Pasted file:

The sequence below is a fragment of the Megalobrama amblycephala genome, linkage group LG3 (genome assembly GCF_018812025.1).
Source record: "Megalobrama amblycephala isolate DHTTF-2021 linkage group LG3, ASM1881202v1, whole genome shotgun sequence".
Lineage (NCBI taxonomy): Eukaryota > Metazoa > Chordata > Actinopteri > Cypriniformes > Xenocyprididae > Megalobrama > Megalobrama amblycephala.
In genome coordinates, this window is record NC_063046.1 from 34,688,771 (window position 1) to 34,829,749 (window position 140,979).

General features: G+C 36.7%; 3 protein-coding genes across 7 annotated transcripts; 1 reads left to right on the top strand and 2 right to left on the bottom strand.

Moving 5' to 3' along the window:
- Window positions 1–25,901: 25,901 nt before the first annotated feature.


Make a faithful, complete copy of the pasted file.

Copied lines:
The sequence below is a fragment of the Megalobrama amblycephala genome, linkage group LG3 (genome assembly GCF_018812025.1).
Source record: "Megalobrama amblycephala isolate DHTTF-2021 linkage group LG3, ASM1881202v1, whole genome shotgun sequence".
Lineage (NCBI taxonomy): Eukaryota > Metazoa > Chordata > Actinopteri > Cypriniformes > Xenocyprididae > Megalobrama > Megalobrama amblycephala.
In genome coordinates, this window is record NC_063046.1 from 34,688,771 (window position 1) to 34,829,749 (window position 140,979).

General features: G+C 36.7%; 3 protein-coding genes across 7 annotated transcripts; 1 reads left to right on the top strand and 2 right to left on the bottom strand.

Moving 5' to 3' along the window:
- Window positions 1–25,901: 25,901 nt before the first annotated feature.